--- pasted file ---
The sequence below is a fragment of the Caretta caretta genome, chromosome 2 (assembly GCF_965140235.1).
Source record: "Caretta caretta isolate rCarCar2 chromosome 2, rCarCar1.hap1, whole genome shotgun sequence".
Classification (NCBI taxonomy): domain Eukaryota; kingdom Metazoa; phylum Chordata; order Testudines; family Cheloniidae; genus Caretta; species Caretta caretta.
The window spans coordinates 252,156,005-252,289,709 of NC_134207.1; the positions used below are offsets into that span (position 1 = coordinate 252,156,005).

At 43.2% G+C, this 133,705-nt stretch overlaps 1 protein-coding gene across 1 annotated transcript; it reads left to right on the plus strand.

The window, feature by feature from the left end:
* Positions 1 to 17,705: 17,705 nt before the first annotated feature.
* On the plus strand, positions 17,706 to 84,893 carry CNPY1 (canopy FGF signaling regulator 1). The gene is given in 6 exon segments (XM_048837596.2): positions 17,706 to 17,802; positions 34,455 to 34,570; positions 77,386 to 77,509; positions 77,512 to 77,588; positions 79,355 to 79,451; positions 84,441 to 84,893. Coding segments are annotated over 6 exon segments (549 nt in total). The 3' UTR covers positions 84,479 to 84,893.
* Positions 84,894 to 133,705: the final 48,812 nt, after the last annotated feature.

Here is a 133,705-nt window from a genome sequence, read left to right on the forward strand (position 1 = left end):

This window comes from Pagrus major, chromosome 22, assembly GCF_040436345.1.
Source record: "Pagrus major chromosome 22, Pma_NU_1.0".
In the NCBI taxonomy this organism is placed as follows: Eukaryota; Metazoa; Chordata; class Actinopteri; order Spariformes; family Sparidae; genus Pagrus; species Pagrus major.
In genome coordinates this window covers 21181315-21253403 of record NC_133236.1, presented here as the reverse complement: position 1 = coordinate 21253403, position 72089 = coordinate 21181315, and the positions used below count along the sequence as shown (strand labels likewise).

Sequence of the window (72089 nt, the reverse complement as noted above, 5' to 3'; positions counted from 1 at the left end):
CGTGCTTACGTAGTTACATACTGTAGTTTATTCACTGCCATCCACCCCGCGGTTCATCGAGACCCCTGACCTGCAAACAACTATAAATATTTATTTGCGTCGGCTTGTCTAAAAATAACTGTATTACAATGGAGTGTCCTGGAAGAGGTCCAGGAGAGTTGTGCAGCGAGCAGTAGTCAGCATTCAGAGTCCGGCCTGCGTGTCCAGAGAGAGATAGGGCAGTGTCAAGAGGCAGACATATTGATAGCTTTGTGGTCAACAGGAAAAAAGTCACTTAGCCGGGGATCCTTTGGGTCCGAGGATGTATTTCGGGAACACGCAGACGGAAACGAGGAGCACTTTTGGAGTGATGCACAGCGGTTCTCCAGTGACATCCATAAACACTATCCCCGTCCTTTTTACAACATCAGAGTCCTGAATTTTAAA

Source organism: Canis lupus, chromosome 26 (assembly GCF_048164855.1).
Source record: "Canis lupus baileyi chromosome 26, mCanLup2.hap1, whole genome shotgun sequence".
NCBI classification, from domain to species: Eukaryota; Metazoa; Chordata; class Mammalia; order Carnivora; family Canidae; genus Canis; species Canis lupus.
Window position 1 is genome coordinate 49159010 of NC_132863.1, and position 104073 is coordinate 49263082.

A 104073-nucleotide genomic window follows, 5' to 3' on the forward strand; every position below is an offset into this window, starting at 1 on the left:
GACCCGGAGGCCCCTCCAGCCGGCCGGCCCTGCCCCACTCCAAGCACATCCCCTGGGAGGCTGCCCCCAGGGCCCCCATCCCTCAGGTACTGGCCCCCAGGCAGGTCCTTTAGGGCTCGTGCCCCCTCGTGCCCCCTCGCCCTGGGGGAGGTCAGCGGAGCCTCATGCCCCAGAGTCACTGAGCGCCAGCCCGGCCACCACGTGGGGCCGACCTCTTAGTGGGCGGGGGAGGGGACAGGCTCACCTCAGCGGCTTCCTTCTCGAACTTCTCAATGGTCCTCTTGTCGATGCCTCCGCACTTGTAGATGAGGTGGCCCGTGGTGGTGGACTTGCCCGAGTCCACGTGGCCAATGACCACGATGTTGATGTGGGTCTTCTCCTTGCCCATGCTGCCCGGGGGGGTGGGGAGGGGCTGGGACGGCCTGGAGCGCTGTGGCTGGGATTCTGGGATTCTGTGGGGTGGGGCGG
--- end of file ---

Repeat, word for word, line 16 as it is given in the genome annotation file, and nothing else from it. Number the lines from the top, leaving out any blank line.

CGTGCTTACGTAGTTACATACTGTAGTTTATTCACTGCCATCCACCCCGCGGTTCATCGAGACCCCTGACCTGCAAACAACTATAAATATTTATTTGCGTCGGCTTGTCTAAAAATAACTGTATTACAATGGAGTGTCCTGGAAGAGGTCCAGGAGAGTTGTGCAGCGAGCAGTAGTCAGCATTCAGAGTCCGGCCTGCGTGTCCAGAGAGAGATAGGGCAGTGTCAAGAGGCAGACATATTGATAGCTTTGTGGTCAACAGGAAAAAAGTCACTTAGCCGGGGATCCTTTGGGTCCGAGGATGTATTTCGGGAACACGCAGACGGAAACGAGGAGCACTTTTGGAGTGATGCACAGCGGTTCTCCAGTGACATCCATAAACACTATCCCCGTCCTTTTTACAACATCAGAGTCCTGAATTTTAAA